Shaping your digital business for 2010

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What struck me most about the AOP’s forum was the gentle patter of realism.

Similar digital publishing seminars and conferences in the past have often boasted what might best be described as “digital extremists” who argue that traditional media is doomed and digital business should be built from scratch. At this event, speakers from the FT.com, Deloitte, WAN-IFRA and Auto Trader focused on the challenges for any traditional media company trying to increase the percentage of its digital business. But they also argued that this current, hybrid state was not just inevitable but appropriate.

The best parallel came from Deloitte’s Howard Davies. He pointed out that a hybrid car like the Toyota Prius was absolutely essential until cheaper rechargeable batteries or recharging points became widely available. He then argued that traditional media similarly had to “run a mixture of models for a while” because “the digital motorway still did not run everywhere in the UK” and its take-up was slowing.

I’ve copied my Twitters (and expanded some of those that are less than comprehensible!) from the event below.

FT.com’s Head of Product Management Mary Beth Christie

  • All attendees to the forum were invited to draw smiley faces on a flipchart – FT realised its employees had as diverse views of the web as the variety of smiley faces drawn by the attendees of the forum.
  • FT’s solution to the conflicting demands of journalists, protective of the value of their content, and management focused on revenue was pay wall for each user after 10 free stories a month.
  • FT’s advice: make all those impacted by a launch (journalists, sales or operations) make the time to find out about a new launch. No one (CEO to reporter/sales exec) is too busy. Or don’t complain after launch!
  • More expensive to make a traditional business digital than from new – like rewiring an old house than building new.

Deloitte’s Media Partner Howard Davies

  • Don’t just push yourself into an exclusive digital space because everyone else appears to be there; the boundary between traditional and digital media is an area not a wall.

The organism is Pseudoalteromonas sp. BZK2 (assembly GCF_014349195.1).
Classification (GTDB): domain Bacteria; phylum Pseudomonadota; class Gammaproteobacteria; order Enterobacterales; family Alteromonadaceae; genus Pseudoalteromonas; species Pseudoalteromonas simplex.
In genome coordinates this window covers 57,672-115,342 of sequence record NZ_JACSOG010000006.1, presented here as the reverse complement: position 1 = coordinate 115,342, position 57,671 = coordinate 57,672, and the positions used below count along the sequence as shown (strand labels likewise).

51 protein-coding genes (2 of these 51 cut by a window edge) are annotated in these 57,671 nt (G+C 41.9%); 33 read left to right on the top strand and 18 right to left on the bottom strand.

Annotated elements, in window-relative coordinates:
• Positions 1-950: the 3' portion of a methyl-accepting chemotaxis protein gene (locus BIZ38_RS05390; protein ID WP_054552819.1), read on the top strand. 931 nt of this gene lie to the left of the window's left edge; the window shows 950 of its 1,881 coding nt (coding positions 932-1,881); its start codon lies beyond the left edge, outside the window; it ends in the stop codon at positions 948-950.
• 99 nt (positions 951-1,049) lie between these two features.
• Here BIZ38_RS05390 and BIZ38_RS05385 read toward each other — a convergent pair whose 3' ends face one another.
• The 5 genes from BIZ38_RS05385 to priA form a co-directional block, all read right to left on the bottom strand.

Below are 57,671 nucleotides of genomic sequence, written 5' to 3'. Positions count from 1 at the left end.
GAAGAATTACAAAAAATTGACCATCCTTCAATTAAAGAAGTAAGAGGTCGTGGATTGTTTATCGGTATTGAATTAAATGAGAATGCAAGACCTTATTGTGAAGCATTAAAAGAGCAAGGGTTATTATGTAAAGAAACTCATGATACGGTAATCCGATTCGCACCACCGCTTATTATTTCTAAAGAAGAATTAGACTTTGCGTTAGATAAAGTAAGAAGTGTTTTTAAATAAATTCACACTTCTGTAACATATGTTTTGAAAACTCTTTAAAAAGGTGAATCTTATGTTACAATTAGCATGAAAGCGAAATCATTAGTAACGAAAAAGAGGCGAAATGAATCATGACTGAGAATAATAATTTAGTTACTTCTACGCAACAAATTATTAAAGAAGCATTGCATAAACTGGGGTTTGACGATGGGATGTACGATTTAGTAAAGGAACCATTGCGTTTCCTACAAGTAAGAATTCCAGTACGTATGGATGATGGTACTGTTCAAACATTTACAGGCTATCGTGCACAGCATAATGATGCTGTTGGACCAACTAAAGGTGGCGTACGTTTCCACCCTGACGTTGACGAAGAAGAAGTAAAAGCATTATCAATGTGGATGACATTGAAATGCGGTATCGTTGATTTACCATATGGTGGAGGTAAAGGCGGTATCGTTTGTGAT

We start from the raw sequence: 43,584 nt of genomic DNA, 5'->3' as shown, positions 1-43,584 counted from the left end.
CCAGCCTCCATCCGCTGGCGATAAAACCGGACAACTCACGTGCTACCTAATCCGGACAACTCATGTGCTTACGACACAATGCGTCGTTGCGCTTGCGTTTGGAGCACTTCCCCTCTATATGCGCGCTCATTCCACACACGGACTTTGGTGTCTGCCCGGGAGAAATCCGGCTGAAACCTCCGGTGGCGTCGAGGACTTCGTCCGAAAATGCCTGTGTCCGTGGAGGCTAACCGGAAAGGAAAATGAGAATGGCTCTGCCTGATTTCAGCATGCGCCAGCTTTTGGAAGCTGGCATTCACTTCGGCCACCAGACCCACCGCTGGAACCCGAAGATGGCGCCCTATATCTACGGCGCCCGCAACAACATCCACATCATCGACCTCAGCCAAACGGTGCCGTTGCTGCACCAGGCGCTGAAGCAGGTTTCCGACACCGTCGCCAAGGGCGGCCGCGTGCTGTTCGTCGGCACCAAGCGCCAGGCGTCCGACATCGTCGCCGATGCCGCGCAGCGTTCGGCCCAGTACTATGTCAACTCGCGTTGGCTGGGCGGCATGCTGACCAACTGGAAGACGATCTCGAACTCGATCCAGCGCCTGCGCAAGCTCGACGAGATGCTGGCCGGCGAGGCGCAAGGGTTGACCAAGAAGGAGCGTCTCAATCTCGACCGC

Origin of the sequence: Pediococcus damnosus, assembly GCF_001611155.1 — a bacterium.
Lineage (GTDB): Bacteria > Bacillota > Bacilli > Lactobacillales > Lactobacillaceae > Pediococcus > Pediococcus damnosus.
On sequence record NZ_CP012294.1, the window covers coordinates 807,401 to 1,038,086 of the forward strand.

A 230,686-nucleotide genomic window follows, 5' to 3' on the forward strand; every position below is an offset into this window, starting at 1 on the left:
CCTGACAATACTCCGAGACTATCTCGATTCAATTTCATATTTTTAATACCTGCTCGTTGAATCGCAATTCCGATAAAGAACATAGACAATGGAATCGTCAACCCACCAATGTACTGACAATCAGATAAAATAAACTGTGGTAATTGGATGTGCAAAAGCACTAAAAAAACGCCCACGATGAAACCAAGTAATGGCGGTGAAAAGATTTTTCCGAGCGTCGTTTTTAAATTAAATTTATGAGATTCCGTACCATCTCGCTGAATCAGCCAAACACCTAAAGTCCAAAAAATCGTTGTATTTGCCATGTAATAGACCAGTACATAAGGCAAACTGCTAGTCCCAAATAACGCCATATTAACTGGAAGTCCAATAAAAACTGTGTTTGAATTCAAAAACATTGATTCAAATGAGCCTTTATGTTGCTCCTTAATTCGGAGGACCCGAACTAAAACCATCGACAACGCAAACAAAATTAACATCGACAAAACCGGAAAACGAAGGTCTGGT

• “The digital motorway does not go everywhere.” In fact the numbers for digital conversion are slowing leaving the percentage of those using traditional media at a considerable number remains substantial (only 84% on mobile, 76% have a PC and only 62% are on broadband).
  • Just as the electric hybrid car, the Prius was produced because it was just too early for pure electric cars, so media will continue to run both traditional and digital media for a while.
  • Good leaders see digital’s frequent failures as part of the learning process.
  • Take some breaks from your digital journey.
  • Few publishers value the Long Tail any more (a reference to Chris Anderson’s book which argues that the web allows retailers to sell a large number of unique items, each in relatively small quantities), claims Davies, since who has resources to cater for the visitor who comes once a month.
  • Digital forces not just a change of behaviour but also culture. And you cannot change culture, you can only build it.
  • Why resistance to digital? Lack of vision, goal, structure, support, communication, information and involvement lead to a climate of fear.
  • Most problems with change management occur because people are expected to implement without explanation and adopt without support.

WAN-IFRA’s Dr Dietmar Schantin

  • Digital forces a change to a company’s culture, not just behaviour. Yet you cannot change culture only build it.
  • Why resistance to digital? Lack of vision, goal, structure, support, communication, information and involvement from team leaders create a climate of fear.
  • Most problems with change management occur because people are expected to implement without explanation and adopt without support.

Trader Media Group’s Digital Publishing Director, Edwin Ulak

  • Historically, the Trade Media Group set up its digital business as a national one to compete with its existing 13 print businesses.
  • When the company’s digital revenue overtook print revenue there were only 250 employed on digital and 3500 still on print.
  • Incentivise and motivate sales team not just on revenue but also profitable growth.

Runcat Consulting’s Tom Turcan

  • Don’t underestimate the value of a good party to help relieve stress during a period of change.

Here is the AOP’s own report on the forum.

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